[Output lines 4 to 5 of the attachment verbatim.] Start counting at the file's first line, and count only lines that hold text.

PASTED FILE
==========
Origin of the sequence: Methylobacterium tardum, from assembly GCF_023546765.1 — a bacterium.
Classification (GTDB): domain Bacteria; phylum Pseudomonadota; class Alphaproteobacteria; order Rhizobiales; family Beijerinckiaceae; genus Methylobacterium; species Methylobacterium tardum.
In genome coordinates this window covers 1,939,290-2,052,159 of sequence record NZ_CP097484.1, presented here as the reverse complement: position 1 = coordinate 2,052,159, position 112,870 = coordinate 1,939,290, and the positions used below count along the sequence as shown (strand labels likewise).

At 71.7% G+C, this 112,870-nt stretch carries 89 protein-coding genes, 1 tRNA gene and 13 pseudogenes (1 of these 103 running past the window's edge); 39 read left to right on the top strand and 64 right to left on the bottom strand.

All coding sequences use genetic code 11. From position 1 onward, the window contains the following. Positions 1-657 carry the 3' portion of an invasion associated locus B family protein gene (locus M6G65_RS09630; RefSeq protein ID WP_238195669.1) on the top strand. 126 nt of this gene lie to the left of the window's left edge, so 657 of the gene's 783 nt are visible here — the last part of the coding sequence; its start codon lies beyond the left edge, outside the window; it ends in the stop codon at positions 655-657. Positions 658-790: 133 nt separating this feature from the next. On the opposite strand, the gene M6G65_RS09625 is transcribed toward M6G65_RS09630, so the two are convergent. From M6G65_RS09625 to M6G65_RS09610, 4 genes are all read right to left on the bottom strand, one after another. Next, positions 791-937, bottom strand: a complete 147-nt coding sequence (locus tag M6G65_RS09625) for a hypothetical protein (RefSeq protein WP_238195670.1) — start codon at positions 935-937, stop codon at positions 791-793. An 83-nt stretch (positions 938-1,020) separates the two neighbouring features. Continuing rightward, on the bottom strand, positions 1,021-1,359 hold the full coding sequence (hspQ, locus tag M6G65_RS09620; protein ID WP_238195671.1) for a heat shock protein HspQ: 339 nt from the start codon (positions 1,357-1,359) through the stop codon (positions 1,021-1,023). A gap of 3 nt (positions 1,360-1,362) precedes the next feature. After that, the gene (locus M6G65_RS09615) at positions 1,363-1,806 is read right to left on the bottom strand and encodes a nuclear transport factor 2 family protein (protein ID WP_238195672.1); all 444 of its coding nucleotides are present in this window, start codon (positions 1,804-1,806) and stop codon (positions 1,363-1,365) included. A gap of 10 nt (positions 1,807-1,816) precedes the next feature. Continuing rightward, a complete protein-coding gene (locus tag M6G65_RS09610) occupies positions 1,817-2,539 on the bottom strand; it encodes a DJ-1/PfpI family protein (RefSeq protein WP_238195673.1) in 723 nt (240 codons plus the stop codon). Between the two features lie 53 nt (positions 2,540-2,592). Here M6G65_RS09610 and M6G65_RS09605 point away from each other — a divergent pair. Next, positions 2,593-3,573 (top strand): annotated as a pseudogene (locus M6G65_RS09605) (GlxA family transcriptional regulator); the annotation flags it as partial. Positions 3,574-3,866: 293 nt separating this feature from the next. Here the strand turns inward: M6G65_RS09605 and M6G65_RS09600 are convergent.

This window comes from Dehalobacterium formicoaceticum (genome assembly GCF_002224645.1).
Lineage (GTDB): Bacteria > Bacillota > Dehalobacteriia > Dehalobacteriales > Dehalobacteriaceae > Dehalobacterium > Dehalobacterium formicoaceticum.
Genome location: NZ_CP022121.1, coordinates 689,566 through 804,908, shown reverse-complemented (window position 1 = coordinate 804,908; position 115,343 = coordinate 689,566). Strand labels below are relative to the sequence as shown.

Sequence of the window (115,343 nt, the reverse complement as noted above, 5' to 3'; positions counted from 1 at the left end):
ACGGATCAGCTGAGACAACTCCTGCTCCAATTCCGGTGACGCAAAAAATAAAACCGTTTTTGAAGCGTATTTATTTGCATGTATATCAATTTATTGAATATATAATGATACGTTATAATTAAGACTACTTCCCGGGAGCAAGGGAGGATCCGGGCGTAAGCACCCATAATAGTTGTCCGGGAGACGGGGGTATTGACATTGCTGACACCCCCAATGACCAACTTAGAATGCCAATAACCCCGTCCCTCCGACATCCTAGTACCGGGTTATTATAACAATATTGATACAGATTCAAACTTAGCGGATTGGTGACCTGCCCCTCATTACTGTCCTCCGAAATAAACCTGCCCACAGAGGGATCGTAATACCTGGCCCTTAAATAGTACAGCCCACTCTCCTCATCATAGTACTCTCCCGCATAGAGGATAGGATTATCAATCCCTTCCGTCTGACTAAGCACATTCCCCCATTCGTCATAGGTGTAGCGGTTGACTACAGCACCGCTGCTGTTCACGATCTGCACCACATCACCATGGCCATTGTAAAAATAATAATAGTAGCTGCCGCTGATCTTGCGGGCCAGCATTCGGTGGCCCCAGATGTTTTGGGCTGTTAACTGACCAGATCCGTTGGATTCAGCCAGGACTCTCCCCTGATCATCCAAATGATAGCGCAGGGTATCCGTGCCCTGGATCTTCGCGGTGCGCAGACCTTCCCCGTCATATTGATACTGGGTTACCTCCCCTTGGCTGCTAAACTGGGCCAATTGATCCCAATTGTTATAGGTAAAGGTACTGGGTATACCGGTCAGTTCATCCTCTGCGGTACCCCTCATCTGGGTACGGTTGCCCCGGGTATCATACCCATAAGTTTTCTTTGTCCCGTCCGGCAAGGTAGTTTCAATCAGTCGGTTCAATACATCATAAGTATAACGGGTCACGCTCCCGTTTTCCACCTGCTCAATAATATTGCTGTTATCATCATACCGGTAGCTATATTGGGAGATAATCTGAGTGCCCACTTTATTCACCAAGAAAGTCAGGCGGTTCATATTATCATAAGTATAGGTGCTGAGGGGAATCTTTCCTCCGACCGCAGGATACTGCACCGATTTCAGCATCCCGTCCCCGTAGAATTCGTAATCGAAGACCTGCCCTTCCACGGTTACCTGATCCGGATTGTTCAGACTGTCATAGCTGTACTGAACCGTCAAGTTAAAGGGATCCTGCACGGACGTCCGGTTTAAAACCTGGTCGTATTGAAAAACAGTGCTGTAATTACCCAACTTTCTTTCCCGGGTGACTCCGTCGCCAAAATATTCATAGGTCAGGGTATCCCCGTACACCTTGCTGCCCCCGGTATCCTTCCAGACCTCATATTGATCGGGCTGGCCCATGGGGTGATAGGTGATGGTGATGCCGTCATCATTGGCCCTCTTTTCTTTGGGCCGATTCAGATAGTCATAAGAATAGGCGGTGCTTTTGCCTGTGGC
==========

At 71.7% G+C, this 112,870-nt stretch carries 89 protein-coding genes, 1 tRNA gene and 13 pseudogenes (1 of these 103 running past the window's edge); 39 read left to right on the top strand and 64 right to left on the bottom strand.

All coding sequences use genetic code 11. From position 1 onward, the window contains the following. Positions 1-657 carry the 3' portion of an invasion associated locus B family protein gene (locus M6G65_RS09630; RefSeq protein ID WP_238195669.1) on the top strand. 126 nt of this gene lie to the left of the window's left edge, so 657 of the gene's 783 nt are visible here — the last part of the coding sequence; its start codon lies beyond the left edge, outside the window; it ends in the stop codon at positions 655-657. Positions 658-790: 133 nt separating this feature from the next. On the opposite strand, the gene M6G65_RS09625 is transcribed toward M6G65_RS09630, so the two are convergent. From M6G65_RS09625 to M6G65_RS09610, 4 genes are all read right to left on the bottom strand, one after another. Next, positions 791-937, bottom strand: a complete 147-nt coding sequence (locus tag M6G65_RS09625) for a hypothetical protein (RefSeq protein WP_238195670.1) — start codon at positions 935-937, stop codon at positions 791-793. An 83-nt stretch (positions 938-1,020) separates the two neighbouring features. Continuing rightward, on the bottom strand, positions 1,021-1,359 hold the full coding sequence (hspQ, locus tag M6G65_RS09620; protein ID WP_238195671.1) for a heat shock protein HspQ: 339 nt from the start codon (positions 1,357-1,359) through the stop codon (positions 1,021-1,023). A gap of 3 nt (positions 1,360-1,362) precedes the next feature. After that, the gene (locus M6G65_RS09615) at positions 1,363-1,806 is read right to left on the bottom strand and encodes a nuclear transport factor 2 family protein (protein ID WP_238195672.1); all 444 of its coding nucleotides are present in this window, start codon (positions 1,804-1,806) and stop codon (positions 1,363-1,365) included. A gap of 10 nt (positions 1,807-1,816) precedes the next feature. Continuing rightward, a complete protein-coding gene (locus tag M6G65_RS09610) occupies positions 1,817-2,539 on the bottom strand; it encodes a DJ-1/PfpI family protein (RefSeq protein WP_238195673.1) in 723 nt (240 codons plus the stop codon). Between the two features lie 53 nt (positions 2,540-2,592). Here M6G65_RS09610 and M6G65_RS09605 point away from each other — a divergent pair. Next, positions 2,593-3,573 (top strand): annotated as a pseudogene (locus M6G65_RS09605) (GlxA family transcriptional regulator); the annotation flags it as partial. Positions 3,574-3,866: 293 nt separating this feature from the next. Here the strand turns inward: M6G65_RS09605 and M6G65_RS09600 are convergent.